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You are here: Home / Environmental policy document catalogue / Sessa C and Enei R (2009). EU transport demand: Trends and drivers

Sessa C and Enei R (2009). EU transport demand: Trends and drivers

Sessa C and Enei R (2009). EU transport demand: Trends and drivers, paper produced by ISIS as part of contract ENV.C.3/SER/2008/0053 between European Commission Directorate-General Environment and AEA Technology plc; see http://www.eutransportghg2050.eu

Sessa C and Enei R (2009). EU transport demand: Trends and drivers

The link address is: http://www.eutransportghg2050.eu/cms/assets/EU-Transport-GHG-2050-Task-3-Paper-ISIS-EU-Transport-Trends-and-Drivers-September-2009.pdf

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Related indicators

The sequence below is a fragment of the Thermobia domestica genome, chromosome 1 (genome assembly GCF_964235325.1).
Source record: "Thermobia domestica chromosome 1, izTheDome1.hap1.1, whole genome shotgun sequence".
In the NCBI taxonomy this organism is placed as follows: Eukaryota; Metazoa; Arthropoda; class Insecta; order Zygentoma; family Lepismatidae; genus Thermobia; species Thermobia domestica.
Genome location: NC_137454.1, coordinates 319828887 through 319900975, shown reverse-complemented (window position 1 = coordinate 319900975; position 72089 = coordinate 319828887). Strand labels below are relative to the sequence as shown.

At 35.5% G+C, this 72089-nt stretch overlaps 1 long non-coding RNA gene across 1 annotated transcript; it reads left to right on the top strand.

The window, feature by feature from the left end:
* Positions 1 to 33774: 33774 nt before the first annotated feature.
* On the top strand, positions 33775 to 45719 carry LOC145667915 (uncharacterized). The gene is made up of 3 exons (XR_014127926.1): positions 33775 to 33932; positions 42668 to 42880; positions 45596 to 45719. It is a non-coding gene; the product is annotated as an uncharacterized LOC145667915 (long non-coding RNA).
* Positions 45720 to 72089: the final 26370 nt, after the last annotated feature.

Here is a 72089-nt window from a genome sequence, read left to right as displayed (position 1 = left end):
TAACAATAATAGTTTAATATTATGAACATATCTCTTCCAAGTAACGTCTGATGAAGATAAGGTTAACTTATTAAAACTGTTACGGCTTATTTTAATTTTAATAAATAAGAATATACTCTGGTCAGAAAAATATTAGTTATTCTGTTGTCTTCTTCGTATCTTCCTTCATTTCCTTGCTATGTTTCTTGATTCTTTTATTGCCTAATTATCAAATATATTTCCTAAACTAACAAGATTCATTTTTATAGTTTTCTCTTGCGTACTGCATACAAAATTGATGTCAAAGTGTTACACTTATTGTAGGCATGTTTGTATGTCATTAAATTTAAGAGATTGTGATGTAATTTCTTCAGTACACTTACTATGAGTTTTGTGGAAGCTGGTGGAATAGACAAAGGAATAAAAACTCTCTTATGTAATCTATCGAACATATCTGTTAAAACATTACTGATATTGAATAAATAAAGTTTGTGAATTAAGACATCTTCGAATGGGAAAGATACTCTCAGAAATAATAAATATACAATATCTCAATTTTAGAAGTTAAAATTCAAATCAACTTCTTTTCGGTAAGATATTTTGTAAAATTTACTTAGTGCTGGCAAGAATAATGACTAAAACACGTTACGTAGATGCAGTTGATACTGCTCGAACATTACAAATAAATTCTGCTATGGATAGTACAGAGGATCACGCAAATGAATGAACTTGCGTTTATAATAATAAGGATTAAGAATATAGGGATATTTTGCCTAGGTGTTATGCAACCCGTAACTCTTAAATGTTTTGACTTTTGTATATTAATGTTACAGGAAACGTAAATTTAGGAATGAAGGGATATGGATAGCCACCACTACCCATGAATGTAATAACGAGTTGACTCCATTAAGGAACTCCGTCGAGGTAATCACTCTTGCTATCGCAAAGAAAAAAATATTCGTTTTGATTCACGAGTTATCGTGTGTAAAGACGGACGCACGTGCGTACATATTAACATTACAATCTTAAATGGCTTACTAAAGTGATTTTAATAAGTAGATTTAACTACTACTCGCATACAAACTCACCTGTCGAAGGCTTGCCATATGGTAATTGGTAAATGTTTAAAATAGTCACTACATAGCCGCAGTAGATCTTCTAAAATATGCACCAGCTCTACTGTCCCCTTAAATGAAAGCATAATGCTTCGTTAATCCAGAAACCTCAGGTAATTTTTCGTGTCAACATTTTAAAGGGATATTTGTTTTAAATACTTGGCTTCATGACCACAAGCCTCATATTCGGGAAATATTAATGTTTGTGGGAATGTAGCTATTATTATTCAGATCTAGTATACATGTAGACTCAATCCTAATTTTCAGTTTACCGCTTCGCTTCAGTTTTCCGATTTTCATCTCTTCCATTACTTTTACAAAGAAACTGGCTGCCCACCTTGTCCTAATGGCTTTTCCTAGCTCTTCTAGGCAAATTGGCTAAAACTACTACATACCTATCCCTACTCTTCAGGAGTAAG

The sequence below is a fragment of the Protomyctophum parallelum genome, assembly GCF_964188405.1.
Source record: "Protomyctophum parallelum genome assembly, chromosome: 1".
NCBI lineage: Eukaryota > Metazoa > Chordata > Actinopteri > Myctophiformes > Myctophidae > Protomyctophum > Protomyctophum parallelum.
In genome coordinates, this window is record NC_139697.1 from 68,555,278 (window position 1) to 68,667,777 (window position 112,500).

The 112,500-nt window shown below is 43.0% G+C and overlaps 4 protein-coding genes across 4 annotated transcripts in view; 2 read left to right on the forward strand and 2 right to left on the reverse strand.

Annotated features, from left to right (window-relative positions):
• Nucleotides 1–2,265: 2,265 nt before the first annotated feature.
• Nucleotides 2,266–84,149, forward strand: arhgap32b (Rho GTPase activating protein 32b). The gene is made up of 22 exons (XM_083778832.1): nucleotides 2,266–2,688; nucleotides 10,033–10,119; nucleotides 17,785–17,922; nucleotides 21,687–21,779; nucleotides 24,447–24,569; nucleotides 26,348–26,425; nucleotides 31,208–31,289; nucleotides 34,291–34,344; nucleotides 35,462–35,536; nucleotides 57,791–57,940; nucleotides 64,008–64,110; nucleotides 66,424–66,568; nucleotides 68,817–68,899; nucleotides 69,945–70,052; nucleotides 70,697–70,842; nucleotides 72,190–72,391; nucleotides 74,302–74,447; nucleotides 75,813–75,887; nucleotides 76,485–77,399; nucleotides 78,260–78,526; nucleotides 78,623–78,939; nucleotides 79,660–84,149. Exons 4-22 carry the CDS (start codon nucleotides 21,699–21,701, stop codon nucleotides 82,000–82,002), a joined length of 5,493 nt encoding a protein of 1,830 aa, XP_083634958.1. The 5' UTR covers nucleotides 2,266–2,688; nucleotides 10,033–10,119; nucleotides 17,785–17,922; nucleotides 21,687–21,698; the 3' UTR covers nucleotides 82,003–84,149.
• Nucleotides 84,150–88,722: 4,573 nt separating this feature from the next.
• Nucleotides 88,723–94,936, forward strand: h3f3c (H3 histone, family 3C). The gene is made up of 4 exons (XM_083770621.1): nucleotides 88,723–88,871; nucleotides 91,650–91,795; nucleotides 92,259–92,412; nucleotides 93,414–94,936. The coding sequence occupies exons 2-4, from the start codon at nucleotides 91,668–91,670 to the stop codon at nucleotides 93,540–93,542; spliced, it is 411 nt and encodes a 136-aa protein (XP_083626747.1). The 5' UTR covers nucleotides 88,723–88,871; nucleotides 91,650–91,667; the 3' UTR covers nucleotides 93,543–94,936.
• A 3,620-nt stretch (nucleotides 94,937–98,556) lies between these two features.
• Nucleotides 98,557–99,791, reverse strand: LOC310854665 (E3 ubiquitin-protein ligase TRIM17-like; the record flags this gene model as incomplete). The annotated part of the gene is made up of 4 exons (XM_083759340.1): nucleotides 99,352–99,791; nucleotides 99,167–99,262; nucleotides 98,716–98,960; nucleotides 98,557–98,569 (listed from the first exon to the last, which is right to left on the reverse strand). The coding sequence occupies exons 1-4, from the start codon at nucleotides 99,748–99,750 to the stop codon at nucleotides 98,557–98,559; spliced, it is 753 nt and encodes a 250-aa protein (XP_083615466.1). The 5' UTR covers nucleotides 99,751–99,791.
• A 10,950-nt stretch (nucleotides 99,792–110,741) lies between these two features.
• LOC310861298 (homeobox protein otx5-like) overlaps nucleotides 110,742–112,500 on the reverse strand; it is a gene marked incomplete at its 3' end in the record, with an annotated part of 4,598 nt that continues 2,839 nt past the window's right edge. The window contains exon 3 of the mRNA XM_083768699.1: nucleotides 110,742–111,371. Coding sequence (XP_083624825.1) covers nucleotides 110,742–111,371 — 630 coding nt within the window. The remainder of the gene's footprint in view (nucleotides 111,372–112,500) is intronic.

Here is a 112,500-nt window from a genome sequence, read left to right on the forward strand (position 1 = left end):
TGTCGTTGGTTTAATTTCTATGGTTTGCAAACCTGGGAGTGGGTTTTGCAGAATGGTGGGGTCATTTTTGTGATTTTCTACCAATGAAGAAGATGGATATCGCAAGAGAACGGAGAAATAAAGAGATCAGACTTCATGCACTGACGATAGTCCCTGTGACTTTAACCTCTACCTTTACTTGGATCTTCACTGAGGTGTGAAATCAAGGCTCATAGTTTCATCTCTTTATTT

Expenditure on personal mobility Expenditure on personal mobility The share of household expenditure on transport includes public transport (transport by train, bus, taxi, ferries and aircraft), operation of private vehicles and purchase of vehicles. Total expenditure is defined as total private consumption in the National Account (CP00). Transport (CP07) is defined as a sum of the National Account consumption groups for: Purchase of vehicles (CP071). Purchases cover purchases by households of new vehicles and purchases by households of second-hand vehicles from other institutional sectors, which are typically garages or car dealers. Sales of second-hand vehicles between households are not covered. Purchases are net of sales by households of second-hand vehicles to other institutional sectors. Member States may take either - a net weight for new cars (gross weight minus the trade-in value of used cars), and a net weight for second-hand cars, or - a gross weight for new cars (not taking into account the trade-in of used cars), and a weight for second-hand cars including any business sector trademargin. Purchases also cover purchases through financial leasing arrangements. Purchases of recreational vehicles such as camper vans, caravans, trailers, aeroplanes and boats are covered by (CP092.1). Operation of personal transport equipment (incl. use of petrol), (CP072). Purchases of spare parts, accessories or lubricants made by households with the intention of undertaking the maintenance, repair or intervention themselves should be shown under (CP072.1) or (CP072.2). If households pay an enterprise to carry out the maintenance, repair or fitting, the total value of the service, including the costs of the materials used, should be shown under (CP072.3). Public transport (CP073) is defined in National Account as Purchased transport services. Purchases of transport services are generally classified by mode of transport (passenger transport by railway, by road, sea and inland waterway, combined passenger transport and other purchased transport services). When a ticket covers two or more modes of transport, for example, intra-urban bus and underground or inter-urban train and ferry and the expenditure cannot be apportioned between them, then such purchases should be classified as combined passenger transport. The latter excludes holiday packages (can be found as CP096). Costs of meals, snacks, drinks, refreshments or accommodation services have to be included if covered by the fare and not separately priced. If separately priced, these costs have to be classified in Division 11. School transport services are included, but ambulance services are excluded (CP062.3). The proportion of household expenditure for private transport is defined as the sum of the private transport groups (CP071 + CP072 + CP073) divided by the total private consumption (CP00). The classification of consumption groups is made according to the COICOP classification: Classification of individual consumption by purpose (Eurostat, 2000 and Eurostat, 2009).

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